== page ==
Dr Callum Osler

 

Doctoral Researcher

osler-callum

Contact details

School of Sport, Exercise and Rehabilitation Sciences
University of Birmingham
Edgbaston
Birmingham
B15 2TT
UK

About

Callum is a postdoctoral research associate working with Dr Raymond Reynolds at the School of Sport, Exercise and Rehabilitation Sciences. He is currently conducting a BBSRC funded research project to investigate the effect of ageing on the control of balance.

Qualifications

BSc (2008), PhD (2012), University of Birmingham

Biography

After gaining an undergraduate degree in Sport and Exercise Sciences at the University of Birmingham, Callum stayed on to complete his PhD under the supervision of Dr Raymond Reynolds and Dr Martin Lakie. His thesis studied whether the processing of vestibular signals for balance and orientation is modulated by changes to the postural, sensory and emotional context. He was recently appointed as a postdoctoral researcher and is now investigating whether the vestibular control of balance is affected by ageing. This research project is funded by the BBSRC.

Research

Dr Osler’s principal research interests lie within the field of human postural control. His work has predominantly used mastoid electrical stimulation to investigate vestibular-evoked balance and orientation reflexes, most recently in elderly individuals. He also has experience with rotary chair testing and caloric vestibular stimulation. Besides studying the vestibular system, Callum has conducted research examining the effect of light touch and interpersonal contact on the control of balance.

Other activities

  • Affiliate of the Physiological Society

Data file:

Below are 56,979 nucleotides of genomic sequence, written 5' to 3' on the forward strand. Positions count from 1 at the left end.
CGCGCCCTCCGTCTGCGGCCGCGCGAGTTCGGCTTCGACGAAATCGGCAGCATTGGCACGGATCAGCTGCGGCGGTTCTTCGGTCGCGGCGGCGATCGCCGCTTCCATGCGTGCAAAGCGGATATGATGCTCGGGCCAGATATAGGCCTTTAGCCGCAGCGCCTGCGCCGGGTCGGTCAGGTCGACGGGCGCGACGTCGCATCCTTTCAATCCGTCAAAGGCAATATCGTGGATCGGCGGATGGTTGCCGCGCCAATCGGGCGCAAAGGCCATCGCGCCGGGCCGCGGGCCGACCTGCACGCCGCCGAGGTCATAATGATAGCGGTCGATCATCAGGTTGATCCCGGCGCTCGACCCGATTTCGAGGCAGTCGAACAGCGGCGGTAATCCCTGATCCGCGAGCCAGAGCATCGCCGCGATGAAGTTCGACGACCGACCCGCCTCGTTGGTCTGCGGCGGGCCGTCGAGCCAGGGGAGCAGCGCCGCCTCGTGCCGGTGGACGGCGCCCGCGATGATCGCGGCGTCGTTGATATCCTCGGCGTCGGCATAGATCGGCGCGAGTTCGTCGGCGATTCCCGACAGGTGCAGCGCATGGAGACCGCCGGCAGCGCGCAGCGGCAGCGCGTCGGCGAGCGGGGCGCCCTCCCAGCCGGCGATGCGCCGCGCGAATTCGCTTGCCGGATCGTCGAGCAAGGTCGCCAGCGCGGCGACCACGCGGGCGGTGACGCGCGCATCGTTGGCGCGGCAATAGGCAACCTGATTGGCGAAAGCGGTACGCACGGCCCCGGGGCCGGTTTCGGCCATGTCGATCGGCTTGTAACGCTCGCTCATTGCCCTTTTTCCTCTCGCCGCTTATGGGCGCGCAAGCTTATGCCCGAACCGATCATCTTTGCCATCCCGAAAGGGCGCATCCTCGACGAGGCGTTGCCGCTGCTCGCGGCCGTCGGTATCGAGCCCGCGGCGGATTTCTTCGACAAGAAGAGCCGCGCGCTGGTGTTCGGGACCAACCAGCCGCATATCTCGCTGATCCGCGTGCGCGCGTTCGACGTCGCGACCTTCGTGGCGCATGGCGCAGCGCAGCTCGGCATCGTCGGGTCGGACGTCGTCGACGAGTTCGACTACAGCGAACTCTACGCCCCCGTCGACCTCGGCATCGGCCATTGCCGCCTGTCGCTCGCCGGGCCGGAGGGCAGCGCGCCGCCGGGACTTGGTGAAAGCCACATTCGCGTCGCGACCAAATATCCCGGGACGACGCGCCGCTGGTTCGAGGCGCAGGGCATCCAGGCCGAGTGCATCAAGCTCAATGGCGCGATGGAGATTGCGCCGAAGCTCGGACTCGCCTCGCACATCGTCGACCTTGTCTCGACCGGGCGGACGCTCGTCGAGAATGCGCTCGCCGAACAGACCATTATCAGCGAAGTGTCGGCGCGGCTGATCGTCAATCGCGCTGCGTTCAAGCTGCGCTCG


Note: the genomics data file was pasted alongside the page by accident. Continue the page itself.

• Associate of the Higher Education Academy

Publications

Osler CJ and Reynolds RF (2012). Dynamic transformation of vestibular signals for orientation. Experimental Brain Research, 223, 189-197.
Reynolds RF and Osler CJ (2012). Galvanic vestibular stimulation produces sensations of rotation consistent with activation of semicircular canal afferents. Frontiers in Neurology, 3, 104.
Osler CJ and Reynolds RF (2012). Postural reorientation does not cause the locomotor after-effect following rotary locomotion. Experimental Brain Research, 220, 231-237.

Conference Presentations:

Osler CJ and Reynolds RF (2012). Sensory feedback during interpersonal light fingertip contact stabilises human balance. Proceedings of the Physiological Society, 27, PC256. (Poster Communication)
Osler CJ and Reynolds RF (2011). Vestibular signals for orientation during self-generated head motion. Abstracts of the 6th International Posture Symposium, 69. (Oral Communication)
Osler CJ and Reynolds RF (2010). Static postural after-effect of stepping on a rotating treadmill. Proceedings of the Physiological Society, 19, PC228. (Poster Communication)
Osler CJ, Lakie M and Reynolds RF (2009). The effect of actual and expected light touch contact on the response to galvanic vestibular stimulation. Proceedings of the Physiological Society, 17, C19. (Oral Communication)

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